The museum of Kunstkamera is known as the museum of curiosity due to its interesting and unusual collections of unique artifacts from around the world.
Established by Tsar Peter the Great as the first and oldest museum in Russia, the Kunstkamera Museum of Anthropology and Ethnography is one of the world's largest collections of artifacts charting the diverse history and cultures of various people from different countries.
Peter was known for having a fascination for collecting curiosities, which included nuggets of gold, model ships, tools, astronomical instruments, rare treasures and souvenirs from his travels abroad. While visiting Dutch anatomist, Frederick Ruysch in 1697, he was introduced to a collection of fetal specimens with anatomical abnormalities. The purpose of preserving them was for furthering one's knowledge and Peter took great interest in the concept.
His original cabinet of curiosities was kept in Moscow, but in 1714, he moved the collection to The Summer Palace. After it was relocated to Kikin Hall for public viewing, it was decided that a new building would be constructed on Vasilievsky Island overlooking the Neva River across from The Winter Palace. In 1719, architects Georg Johann Mattarnovi and Mikhail Zemtsov, began the project and in 1727 it was completed. Peter now had a place to showcase his own Kunstkammer for the people.☺
Considered one of the most-frequented museums in the city, the Kunstkamera Museum of Anthropology and Ethnography holds a wealth of world history and education with informative descriptions provided in both Russian and English.
If you plan to go there you will see a lot of anthropological things of people, who live in different areas of Russia, including a lot of warped fetuses. Yes, it is real! Very interesting, curious and freak. Personally worth a visit if you have time, so don't miss it!
Interested to visit Kunstkamera? If so, click on the links below or scroll down the page to learn more.
The Kunstkammer is described as rooms of art and wonders on the history of the world and mankind.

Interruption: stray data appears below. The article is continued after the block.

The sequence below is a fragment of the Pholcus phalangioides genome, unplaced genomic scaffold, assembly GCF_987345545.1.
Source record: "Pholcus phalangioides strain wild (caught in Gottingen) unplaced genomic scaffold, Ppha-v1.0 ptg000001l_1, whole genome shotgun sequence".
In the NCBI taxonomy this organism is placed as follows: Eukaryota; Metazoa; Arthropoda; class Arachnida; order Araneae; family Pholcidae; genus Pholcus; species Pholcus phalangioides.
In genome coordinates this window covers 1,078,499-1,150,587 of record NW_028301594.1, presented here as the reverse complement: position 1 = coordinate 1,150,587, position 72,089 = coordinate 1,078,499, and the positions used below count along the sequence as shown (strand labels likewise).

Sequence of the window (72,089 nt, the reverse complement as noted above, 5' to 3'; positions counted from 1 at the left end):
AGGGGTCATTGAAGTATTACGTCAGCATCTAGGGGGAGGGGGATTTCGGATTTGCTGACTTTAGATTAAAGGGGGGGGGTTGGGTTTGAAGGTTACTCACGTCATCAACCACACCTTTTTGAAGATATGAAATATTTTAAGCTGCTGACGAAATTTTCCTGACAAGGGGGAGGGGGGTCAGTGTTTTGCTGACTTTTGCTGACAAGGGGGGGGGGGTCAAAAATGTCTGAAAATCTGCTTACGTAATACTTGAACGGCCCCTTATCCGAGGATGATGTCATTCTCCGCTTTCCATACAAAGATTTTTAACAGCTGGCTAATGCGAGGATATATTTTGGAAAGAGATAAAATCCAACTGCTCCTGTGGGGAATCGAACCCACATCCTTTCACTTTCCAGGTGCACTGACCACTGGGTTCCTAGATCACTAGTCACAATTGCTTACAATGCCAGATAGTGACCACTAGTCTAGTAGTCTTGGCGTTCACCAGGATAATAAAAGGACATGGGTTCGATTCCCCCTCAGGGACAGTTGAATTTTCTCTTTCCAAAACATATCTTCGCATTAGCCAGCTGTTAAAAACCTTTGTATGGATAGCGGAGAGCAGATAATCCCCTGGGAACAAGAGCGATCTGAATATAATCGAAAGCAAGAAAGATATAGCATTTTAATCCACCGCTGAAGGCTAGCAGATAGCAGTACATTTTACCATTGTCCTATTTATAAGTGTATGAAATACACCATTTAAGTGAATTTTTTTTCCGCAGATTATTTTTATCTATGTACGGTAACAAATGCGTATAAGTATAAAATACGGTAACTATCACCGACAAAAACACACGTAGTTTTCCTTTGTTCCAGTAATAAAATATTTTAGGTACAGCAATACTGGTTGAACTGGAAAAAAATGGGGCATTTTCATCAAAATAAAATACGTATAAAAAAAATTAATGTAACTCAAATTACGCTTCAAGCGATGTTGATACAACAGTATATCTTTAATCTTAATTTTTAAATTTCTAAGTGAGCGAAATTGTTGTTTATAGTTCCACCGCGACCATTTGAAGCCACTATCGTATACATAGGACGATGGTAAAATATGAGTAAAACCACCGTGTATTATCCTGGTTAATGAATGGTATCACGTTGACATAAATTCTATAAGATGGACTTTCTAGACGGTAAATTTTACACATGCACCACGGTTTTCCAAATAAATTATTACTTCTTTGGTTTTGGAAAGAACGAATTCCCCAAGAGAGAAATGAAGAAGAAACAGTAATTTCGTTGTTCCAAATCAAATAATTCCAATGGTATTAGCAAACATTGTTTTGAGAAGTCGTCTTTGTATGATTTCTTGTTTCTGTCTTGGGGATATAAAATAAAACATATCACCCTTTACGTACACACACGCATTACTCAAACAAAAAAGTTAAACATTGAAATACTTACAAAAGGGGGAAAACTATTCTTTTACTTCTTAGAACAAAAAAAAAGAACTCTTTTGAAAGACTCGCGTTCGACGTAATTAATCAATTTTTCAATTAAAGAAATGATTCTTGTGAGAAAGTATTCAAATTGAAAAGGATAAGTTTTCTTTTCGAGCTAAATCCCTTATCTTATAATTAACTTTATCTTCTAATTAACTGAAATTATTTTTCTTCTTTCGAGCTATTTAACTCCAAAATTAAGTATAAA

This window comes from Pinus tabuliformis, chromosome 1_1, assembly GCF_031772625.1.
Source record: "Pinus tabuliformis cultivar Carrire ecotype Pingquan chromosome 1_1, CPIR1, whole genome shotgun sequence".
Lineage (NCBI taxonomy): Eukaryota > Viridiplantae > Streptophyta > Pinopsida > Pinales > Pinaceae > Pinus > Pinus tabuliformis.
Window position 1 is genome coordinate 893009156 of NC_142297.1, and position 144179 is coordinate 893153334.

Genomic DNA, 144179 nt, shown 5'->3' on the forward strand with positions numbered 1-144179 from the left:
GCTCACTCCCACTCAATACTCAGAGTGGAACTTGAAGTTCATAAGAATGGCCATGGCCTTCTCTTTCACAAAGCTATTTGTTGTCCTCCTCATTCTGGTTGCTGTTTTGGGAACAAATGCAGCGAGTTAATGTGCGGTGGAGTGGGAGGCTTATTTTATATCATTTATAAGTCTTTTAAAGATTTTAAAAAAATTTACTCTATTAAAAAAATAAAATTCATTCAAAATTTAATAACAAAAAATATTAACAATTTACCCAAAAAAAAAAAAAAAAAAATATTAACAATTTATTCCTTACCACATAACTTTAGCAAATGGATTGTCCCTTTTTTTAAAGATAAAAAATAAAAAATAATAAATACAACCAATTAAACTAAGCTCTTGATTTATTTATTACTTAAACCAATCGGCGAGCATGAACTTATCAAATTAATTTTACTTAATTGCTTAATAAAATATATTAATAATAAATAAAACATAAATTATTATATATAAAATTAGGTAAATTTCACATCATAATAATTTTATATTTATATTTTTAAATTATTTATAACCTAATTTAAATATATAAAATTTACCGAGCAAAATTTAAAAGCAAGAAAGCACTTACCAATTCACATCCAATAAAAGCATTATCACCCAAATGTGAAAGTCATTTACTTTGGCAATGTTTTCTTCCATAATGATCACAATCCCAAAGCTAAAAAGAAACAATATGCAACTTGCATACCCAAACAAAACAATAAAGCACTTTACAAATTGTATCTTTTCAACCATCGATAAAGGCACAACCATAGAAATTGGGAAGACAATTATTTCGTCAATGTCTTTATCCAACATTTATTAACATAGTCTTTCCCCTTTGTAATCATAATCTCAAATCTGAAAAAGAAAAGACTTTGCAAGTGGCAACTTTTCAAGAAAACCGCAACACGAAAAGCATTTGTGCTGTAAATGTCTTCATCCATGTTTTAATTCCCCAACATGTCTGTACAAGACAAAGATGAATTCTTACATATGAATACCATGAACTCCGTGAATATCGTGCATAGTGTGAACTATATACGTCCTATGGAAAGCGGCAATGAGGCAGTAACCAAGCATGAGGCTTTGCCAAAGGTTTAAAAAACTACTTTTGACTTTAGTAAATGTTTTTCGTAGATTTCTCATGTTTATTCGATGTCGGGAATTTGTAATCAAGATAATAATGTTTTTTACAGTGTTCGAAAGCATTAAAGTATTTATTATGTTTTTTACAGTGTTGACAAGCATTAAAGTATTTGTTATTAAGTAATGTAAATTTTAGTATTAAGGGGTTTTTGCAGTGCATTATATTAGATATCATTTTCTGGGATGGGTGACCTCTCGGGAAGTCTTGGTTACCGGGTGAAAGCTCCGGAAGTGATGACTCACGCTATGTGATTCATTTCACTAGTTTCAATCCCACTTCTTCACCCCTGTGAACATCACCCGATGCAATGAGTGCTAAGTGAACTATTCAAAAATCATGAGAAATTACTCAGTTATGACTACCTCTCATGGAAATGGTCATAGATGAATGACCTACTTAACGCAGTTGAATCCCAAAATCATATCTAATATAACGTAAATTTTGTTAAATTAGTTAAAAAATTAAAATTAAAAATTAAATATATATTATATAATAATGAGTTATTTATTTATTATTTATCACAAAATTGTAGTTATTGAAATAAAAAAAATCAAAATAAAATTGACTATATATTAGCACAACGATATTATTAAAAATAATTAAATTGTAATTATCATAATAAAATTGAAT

The three categories for exhibits are focused on naturalia (products of nature), artificialia (products of man), and scientifica (products of science, such as clocks and instruments.) The German word Kunstkamera, meaning “art chamber” was chosen and the Kunstkamera Museum of Anthropology and Ethnography in St. Petersburg was established.
Once inside the museum you can see the following displays:
Visitors do offer a word of warning for those who are squeamish or sensitive, as the display of deformed fetuses in jars may be difficult for some to view. This exhibit, however, is contained in a specific room that can be bypassed if needed.☺
Officially known as the Museum of Anthropology and Ethnography, Kunstkamera's museum was the first museum in Russia, and is one of the oldest in the world.
Today, the museum houses more than a million artifacts on ethnography, anthropology and archeology that highlight various cultures and races from around the world, many of which were brought back by Russian explorers during the 19th century.
The building was also once home to The Academy of Sciences, which is why part of the museum is dedicated to Mikhail Lomonosov, the great Russian polymath.
Tickets can be bought at the ticket office of the museum upon arrival or through the official museum website. The ticket office of the museum is open from 10.00 am to 17.00 pm. Tickets online must be purchased at least a day before visiting the museum.
Located on University Embankment on Vasilevsky Island directly across the Neva River from The Palace Square, the Winter Palace, the Winter Gardens, the Mikhailovich Palace and the Hermitage Museum. The museum is easily accessible on foot by way of The Palace Bridge, if you stay near the Hermitage Museum. Alternatively, if you stay on Nevsky Prospekt you can take the tram, bus, taxi, or the metro to get there in just a few minutes.
Location: 3, Universitetskaya Naberezhnaya
Metro: Nevsky Prospekt, Admiralteyskaya, Vasileostrovskaya
Telephone: +7 (812) 328-1412, +7 (812) 328-0812
Open: Daily from 11:00 to 19:00, Last admission is at 18:00
Closed: Mondays and the last Tuesday of each month
Admission: Adult: 250 Rubles; Students and children: 50 Rubles; Admission is free on the third Friday of each month
Photo and video: Free
Accessibility note: Sorry, this museum is not wheelchair accessible.
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